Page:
In 1824, the United States land commission required Desiderio Quina to show he owned property in Pensacola, which he did by providing papers indicating he bought a property "with buildings" in 1821. Quina having three children at the time, most likely purchased a property with a house and did not construct it himself. The Historic American Building Survey noted the house's construction is typical of 1810-1811 period and matches other houses, similar to the LaValle House built in 1805. The Quina House is the oldest building in Pensacola on its original foundation.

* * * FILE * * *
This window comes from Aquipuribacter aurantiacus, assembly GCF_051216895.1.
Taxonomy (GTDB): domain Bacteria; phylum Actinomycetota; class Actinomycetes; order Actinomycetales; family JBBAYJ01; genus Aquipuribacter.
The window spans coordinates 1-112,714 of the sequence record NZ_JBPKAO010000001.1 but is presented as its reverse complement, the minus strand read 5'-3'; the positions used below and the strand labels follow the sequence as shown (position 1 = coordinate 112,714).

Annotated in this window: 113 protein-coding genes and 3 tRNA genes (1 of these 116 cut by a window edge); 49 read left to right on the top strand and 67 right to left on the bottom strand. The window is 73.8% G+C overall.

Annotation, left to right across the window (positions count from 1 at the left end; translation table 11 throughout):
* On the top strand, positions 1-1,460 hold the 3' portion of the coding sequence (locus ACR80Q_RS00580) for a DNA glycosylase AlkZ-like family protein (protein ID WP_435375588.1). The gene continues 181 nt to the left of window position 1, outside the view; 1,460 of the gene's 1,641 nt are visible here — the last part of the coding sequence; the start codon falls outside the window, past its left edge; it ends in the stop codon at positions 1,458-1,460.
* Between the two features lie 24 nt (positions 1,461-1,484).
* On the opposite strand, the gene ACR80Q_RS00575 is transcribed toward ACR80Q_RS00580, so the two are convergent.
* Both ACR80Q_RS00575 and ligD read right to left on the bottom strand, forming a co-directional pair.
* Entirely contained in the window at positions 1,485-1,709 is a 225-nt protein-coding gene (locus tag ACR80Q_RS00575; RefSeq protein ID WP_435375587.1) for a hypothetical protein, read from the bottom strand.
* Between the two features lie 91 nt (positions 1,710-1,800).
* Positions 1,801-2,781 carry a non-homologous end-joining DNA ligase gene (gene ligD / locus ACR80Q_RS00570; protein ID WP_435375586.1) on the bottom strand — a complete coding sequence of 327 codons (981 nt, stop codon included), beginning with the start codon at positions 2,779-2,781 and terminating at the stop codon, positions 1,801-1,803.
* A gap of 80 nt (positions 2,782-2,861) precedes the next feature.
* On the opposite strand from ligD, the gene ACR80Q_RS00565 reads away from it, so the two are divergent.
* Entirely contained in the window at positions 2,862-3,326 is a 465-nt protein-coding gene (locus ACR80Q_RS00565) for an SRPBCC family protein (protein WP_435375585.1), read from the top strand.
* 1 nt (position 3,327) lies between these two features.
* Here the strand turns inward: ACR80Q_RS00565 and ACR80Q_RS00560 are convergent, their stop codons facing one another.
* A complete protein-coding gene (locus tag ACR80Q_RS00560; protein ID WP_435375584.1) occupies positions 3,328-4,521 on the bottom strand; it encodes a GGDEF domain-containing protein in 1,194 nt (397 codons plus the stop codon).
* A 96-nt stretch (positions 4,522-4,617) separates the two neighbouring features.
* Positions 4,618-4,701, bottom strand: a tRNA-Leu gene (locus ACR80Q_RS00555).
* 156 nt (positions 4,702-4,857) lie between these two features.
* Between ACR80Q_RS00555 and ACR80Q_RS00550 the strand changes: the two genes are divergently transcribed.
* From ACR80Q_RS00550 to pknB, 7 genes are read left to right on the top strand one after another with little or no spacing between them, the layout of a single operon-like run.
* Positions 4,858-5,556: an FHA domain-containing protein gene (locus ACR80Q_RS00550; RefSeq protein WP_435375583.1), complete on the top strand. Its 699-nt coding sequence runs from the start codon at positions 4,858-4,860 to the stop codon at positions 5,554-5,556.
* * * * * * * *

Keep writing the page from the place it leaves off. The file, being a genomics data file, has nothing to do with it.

Quina was Italian, born in Italy, he joined the Spanish Army and was sent to America as part of the Louisiana Infantry which was stationed in New Orleans, Mobile, and Pensacola. His name was Chini which through pronounciation, misspelling, and perhaps even Americanization changed to "Quina." One of Quina's daughters married a Touart who became the jailer across the street and managed the jail when Jonathan Walker was imprisoned for slave stealing. Walker noted in his diary when she gave birth (to one of Desiderio Quina's grandchildren) -- Walker became one of America's leading anti-slavery proponents in 1846 period.